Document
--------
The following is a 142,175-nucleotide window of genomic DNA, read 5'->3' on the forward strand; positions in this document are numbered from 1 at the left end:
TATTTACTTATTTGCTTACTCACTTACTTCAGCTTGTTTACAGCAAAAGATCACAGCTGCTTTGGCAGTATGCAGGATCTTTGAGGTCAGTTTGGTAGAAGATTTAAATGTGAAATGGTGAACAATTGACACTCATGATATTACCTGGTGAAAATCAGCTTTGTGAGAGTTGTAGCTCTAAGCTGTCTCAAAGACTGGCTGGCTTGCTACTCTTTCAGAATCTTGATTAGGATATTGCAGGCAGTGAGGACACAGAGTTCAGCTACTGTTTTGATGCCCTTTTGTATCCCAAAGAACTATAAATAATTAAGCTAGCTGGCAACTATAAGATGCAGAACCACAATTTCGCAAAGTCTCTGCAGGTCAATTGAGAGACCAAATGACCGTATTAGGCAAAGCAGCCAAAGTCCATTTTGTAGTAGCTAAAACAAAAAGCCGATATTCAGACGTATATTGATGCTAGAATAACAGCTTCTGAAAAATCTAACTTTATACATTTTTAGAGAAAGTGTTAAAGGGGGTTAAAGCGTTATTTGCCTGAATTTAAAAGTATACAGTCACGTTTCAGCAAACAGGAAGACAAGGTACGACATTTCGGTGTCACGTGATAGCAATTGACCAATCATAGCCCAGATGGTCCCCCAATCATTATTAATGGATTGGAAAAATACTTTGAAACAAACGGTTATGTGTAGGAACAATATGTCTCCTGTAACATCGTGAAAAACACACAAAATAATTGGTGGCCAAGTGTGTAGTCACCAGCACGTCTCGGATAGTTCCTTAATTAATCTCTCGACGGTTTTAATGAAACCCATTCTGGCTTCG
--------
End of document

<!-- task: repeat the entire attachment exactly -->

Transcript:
The following is a 142,175-nucleotide window of genomic DNA, read 5'->3' on the forward strand; positions in this document are numbered from 1 at the left end:
TATTTACTTATTTGCTTACTCACTTACTTCAGCTTGTTTACAGCAAAAGATCACAGCTGCTTTGGCAGTATGCAGGATCTTTGAGGTCAGTTTGGTAGAAGATTTAAATGTGAAATGGTGAACAATTGACACTCATGATATTACCTGGTGAAAATCAGCTTTGTGAGAGTTGTAGCTCTAAGCTGTCTCAAAGACTGGCTGGCTTGCTACTCTTTCAGAATCTTGATTAGGATATTGCAGGCAGTGAGGACACAGAGTTCAGCTACTGTTTTGATGCCCTTTTGTATCCCAAAGAACTATAAATAATTAAGCTAGCTGGCAACTATAAGATGCAGAACCACAATTTCGCAAAGTCTCTGCAGGTCAATTGAGAGACCAAATGACCGTATTAGGCAAAGCAGCCAAAGTCCATTTTGTAGTAGCTAAAACAAAAAGCCGATATTCAGACGTATATTGATGCTAGAATAACAGCTTCTGAAAAATCTAACTTTATACATTTTTAGAGAAAGTGTTAAAGGGGGTTAAAGCGTTATTTGCCTGAATTTAAAAGTATACAGTCACGTTTCAGCAAACAGGAAGACAAGGTACGACATTTCGGTGTCACGTGATAGCAATTGACCAATCATAGCCCAGATGGTCCCCCAATCATTATTAATGGATTGGAAAAATACTTTGAAACAAACGGTTATGTGTAGGAACAATATGTCTCCTGTAACATCGTGAAAAACACACAAAATAATTGGTGGCCAAGTGTGTAGTCACCAGCACGTCTCGGATAGTTCCTTAATTAATCTCTCGACGGTTTTAATGAAACCCATTCTGGCTTCG